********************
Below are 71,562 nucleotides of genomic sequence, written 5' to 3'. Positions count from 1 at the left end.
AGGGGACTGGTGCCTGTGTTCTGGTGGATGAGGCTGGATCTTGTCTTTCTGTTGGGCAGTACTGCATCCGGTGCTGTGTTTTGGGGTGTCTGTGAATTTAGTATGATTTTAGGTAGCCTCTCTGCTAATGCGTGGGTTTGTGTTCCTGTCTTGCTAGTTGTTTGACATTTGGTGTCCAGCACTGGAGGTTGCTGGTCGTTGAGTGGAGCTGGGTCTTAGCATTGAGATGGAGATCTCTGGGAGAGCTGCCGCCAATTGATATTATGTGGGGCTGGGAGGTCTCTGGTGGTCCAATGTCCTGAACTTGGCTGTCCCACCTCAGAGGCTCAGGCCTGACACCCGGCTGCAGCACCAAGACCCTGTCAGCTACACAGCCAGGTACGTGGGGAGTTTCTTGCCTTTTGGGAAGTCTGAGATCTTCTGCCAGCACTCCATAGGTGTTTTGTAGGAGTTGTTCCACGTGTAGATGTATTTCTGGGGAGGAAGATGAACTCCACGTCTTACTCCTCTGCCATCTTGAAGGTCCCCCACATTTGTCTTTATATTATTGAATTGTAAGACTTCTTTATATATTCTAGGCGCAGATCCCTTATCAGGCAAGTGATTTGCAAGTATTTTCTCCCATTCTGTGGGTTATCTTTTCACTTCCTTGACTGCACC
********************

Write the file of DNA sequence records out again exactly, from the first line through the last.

Below are 71,562 nucleotides of genomic sequence, written 5' to 3'. Positions count from 1 at the left end.
AGGGGACTGGTGCCTGTGTTCTGGTGGATGAGGCTGGATCTTGTCTTTCTGTTGGGCAGTACTGCATCCGGTGCTGTGTTTTGGGGTGTCTGTGAATTTAGTATGATTTTAGGTAGCCTCTCTGCTAATGCGTGGGTTTGTGTTCCTGTCTTGCTAGTTGTTTGACATTTGGTGTCCAGCACTGGAGGTTGCTGGTCGTTGAGTGGAGCTGGGTCTTAGCATTGAGATGGAGATCTCTGGGAGAGCTGCCGCCAATTGATATTATGTGGGGCTGGGAGGTCTCTGGTGGTCCAATGTCCTGAACTTGGCTGTCCCACCTCAGAGGCTCAGGCCTGACACCCGGCTGCAGCACCAAGACCCTGTCAGCTACACAGCCAGGTACGTGGGGAGTTTCTTGCCTTTTGGGAAGTCTGAGATCTTCTGCCAGCACTCCATAGGTGTTTTGTAGGAGTTGTTCCACGTGTAGATGTATTTCTGGGGAGGAAGATGAACTCCACGTCTTACTCCTCTGCCATCTTGAAGGTCCCCCACATTTGTCTTTATATTATTGAATTGTAAGACTTCTTTATATATTCTAGGCGCAGATCCCTTATCAGGCAAGTGATTTGCAAGTATTTTCTCCCATTCTGTGGGTTATCTTTTCACTTCCTTGACTGCACC